Developed by:SEGA Published by:SEGA Genre(s):
  • Action Adventure
  • Platform:
  • Sony
  • Cost:$59.99 ESRB Rating:MATURE Players:1-2 Release date:January 24, 2017 Reviewed on:PS4

    Yakuza 0

    I have to admit, this is my first time playing a Yakuza title. For whatever reason, I hadn’t been exposed to the franchise before being assigned to reviewing the latest instalment (in the US that is). What’s great about this is the fact that Yakuza 0 just happens to be a great starting point for newer players. Meaning, that while you should take my criticism with a grain of salt, my opinion is still holds water…

    Disclosing my “newness” to the series should take the edge off of when I describe my experience with Yakuza’s game mechanics (at least for the diehard fans). Taking a step back, Yakuza 0 follows the story of a young Kazuma Kiryu – the series’ main protagonist – back in 1988. As a newly made Yakuza member eager to prove himself, he accepts a simple collection run for a local loan shark. Unfortunately, things don’t go as planned and Kazuma is framed for murder. What follows is narrative full of power struggles and double crosses…at first. After a certain point, the game will switch over to Goro Majima, another prominent Yakuza character. Things get really interesting as Kazuma and Goro’s paths wind back and forth before converging.

    While I won’t go into exactly what happens, I can say that gamers are in for an insane ride. The great voice acting helps to create a serious vibe, adding an emotional pull to the otherwise campy narrative. This is a good thing because the archaic mechanics wears out their welcome over the course of this lengthy game. For one, the beat’em up styled action segments haven’t evolved well enough to live in this era; I’m sure it was great when the first games were released back on the PlayStation 2, but they don’t hold a candle to say Sleeping Dogs. To be fair, you can learn new moves and Heat Actions (special moves/maneuvers that can be used once you fill up a bar) that can lead into extended combos. Some of which are required to break an opponent’s block or to deal with a hard hitting foe. For the most part though, the fighting boils down to mashing an attack button before being prompted to “finish” the maneuver by hitting Triangle. I would have loved for more diversity within these characters’ repertoire, the lack of which made the fighting feel more like a chore.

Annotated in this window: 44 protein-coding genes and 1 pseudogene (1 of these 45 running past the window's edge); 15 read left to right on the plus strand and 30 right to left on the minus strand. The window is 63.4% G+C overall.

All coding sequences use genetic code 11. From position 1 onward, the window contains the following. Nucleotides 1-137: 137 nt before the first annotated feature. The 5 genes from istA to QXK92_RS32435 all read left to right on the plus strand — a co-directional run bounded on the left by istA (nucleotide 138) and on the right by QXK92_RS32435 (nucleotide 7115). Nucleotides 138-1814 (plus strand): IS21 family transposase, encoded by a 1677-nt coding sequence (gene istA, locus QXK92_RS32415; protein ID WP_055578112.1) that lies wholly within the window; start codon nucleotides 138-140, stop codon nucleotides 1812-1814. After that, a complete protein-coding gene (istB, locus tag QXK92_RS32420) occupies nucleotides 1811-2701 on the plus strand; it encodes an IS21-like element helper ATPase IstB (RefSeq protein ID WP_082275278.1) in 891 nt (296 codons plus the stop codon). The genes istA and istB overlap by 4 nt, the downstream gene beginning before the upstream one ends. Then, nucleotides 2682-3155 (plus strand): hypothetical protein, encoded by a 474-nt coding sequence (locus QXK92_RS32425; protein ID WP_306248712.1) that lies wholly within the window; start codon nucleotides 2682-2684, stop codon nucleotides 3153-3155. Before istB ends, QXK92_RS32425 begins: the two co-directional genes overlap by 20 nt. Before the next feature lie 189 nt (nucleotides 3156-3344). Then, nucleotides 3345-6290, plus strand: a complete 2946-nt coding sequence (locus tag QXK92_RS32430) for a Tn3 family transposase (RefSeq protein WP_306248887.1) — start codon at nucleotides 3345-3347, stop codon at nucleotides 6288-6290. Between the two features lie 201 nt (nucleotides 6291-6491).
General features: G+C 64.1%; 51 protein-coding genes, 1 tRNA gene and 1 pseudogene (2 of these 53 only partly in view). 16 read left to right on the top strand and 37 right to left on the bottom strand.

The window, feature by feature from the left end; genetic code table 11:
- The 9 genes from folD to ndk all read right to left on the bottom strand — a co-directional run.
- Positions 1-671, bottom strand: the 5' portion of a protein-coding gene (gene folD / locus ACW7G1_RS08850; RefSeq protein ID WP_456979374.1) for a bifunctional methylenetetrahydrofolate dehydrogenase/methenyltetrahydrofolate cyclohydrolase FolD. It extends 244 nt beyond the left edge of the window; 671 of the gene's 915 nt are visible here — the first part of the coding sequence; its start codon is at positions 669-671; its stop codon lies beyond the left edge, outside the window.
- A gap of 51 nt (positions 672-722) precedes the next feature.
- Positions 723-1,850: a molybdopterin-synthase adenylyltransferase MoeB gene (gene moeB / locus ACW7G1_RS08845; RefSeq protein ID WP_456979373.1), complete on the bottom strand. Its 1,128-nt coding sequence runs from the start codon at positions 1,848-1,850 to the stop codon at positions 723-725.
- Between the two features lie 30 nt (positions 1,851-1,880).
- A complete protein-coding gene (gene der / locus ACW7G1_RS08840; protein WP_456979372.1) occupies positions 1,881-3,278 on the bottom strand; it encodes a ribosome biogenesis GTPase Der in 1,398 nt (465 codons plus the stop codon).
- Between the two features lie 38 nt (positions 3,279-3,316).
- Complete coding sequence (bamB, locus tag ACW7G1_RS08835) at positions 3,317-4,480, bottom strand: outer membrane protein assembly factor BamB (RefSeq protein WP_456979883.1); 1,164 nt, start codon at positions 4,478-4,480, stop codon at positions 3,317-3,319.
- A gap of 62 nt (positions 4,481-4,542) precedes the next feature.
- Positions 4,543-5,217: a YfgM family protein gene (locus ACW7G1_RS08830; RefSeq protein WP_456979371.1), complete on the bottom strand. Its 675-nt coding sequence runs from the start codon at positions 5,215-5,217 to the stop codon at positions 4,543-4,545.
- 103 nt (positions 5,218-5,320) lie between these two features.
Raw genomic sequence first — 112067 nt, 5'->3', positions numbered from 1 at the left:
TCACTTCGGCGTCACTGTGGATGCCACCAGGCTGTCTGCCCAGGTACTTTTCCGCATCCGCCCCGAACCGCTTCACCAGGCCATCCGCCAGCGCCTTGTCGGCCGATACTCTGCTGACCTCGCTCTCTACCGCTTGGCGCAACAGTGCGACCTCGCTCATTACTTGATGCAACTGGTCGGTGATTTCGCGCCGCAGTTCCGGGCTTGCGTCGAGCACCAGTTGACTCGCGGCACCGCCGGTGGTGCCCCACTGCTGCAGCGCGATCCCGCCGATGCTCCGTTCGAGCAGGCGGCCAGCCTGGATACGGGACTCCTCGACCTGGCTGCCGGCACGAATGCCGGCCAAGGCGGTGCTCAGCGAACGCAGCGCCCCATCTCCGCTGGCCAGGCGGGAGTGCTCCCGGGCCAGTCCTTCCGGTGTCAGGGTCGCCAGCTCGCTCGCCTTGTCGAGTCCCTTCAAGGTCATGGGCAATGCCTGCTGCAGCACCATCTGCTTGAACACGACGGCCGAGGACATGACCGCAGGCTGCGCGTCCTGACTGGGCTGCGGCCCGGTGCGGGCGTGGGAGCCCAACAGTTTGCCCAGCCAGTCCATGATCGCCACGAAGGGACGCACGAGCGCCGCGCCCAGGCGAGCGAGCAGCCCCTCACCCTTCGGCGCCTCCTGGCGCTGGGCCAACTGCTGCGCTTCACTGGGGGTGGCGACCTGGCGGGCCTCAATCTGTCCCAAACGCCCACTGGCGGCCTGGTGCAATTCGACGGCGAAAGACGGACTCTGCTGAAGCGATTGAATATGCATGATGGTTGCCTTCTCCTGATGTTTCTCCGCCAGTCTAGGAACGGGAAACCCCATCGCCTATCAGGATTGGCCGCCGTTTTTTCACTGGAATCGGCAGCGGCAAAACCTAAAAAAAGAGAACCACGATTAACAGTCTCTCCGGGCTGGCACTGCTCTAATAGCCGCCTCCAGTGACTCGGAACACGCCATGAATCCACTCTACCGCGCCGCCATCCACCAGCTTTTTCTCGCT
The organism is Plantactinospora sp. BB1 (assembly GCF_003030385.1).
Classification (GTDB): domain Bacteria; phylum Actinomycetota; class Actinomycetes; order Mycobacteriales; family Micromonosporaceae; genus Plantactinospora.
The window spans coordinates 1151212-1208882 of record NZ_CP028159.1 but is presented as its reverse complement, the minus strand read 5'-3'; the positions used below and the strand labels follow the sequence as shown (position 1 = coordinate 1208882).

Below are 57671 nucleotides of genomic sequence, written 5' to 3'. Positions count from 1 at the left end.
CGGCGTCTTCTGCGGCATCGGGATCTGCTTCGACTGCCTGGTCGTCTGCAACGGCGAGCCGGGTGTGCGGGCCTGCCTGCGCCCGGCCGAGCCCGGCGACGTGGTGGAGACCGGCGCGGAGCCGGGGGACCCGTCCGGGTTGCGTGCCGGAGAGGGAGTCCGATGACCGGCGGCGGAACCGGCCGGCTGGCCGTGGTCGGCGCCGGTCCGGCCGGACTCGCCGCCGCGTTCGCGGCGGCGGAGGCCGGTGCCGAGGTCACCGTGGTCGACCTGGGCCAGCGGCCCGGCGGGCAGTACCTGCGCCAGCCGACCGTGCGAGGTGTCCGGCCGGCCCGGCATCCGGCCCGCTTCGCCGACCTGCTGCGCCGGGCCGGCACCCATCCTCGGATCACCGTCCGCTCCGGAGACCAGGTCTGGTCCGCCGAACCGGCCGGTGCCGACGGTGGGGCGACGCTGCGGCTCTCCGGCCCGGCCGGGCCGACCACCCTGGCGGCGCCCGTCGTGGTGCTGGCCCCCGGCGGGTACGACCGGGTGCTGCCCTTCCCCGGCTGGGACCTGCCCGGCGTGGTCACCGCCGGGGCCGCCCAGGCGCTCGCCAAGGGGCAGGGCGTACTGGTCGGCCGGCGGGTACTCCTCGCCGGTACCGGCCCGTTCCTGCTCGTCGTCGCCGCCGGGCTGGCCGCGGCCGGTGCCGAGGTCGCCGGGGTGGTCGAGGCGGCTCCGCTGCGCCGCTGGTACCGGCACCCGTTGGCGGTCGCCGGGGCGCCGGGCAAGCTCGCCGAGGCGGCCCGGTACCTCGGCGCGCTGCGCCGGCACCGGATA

Now, interacting with the objects around you is pretty entertaining. Just about anything can be picked up and used to bash rival Yakuza. Some offer up brutal take downs while others feature hilarious finishers; imagine beating someone down with a bicycle until it wraps around their body.  It’s crazy how the player can utterly destroy a foe. That said, it would have been nice if your enemies injuries reflected the violent thrashings. This is especially true with some of the more annoying fights, where acute bruising would have made winning more satisfying.

    Beyond the fist fights are the fun mini-games/twists in gameplay. For instance, Kiryu, in between busting heads throughout the streets of Kamurocho, eventually gets into the real-estate business. Yup, you read that correctly. The idea is to build a portfolio of businesses that he can take collections from. A welcome change – it’s fun because it helps in building this feeling of becoming a Yakuza Boss within your own right and it provided a break from the fighting (except when you had to settle a dispute).

    The backdrop for these characters and they’re related stories is what made the game worth completing. Both cities, Kamurocho when playing as Kiryu and Sotenbori when playing as Goro, seemed to be more alive than the actual people walking through it. Not only do they provide an interesting environment to wander about, they also came packed with so many things to do; gambling, fishing, karaoke, and a ton of other side activities help to release the heavy emotional burden that comes via the splendid storytelling. It was actually fun to manage Cabarets as Majima. Like with Kiryu, his job broke up the monotony of running around the city and punching the “honor of his adopted father” into people who’d forsaken his name.

    I can’t remember the last time a game’s story and offbeat nature won me over so much so, that I looked passed the main gameplay elements. No matter how annoying and clunky the fighting felt, the game itself remained worth playing just to see how both characters stories panned out; it felt like I was taking part in a drama filled manga. The side missions/activities were also entertaining to say the least. Bottom line, Yakuza 0 is worth checking out even if it feels a little dated!



    Even though the story is great, the fighting is a bit archaic in design.



    Yakuza 0 looks pretty good. Things improve significantly during cutscenes.



    The voice acting and music in the era fit perfectly with the games backdrop. At least, it was what I expected to hear while traversing a 1988 Tokyo.

    Replay Value:


    The game’s story is intriguing and the mini-games are fun. But once you’ve completed the game, there is little reason to go back (sans a bare-bones two player mode allowing others to enjoy some of the mini-games).

    Final Score:


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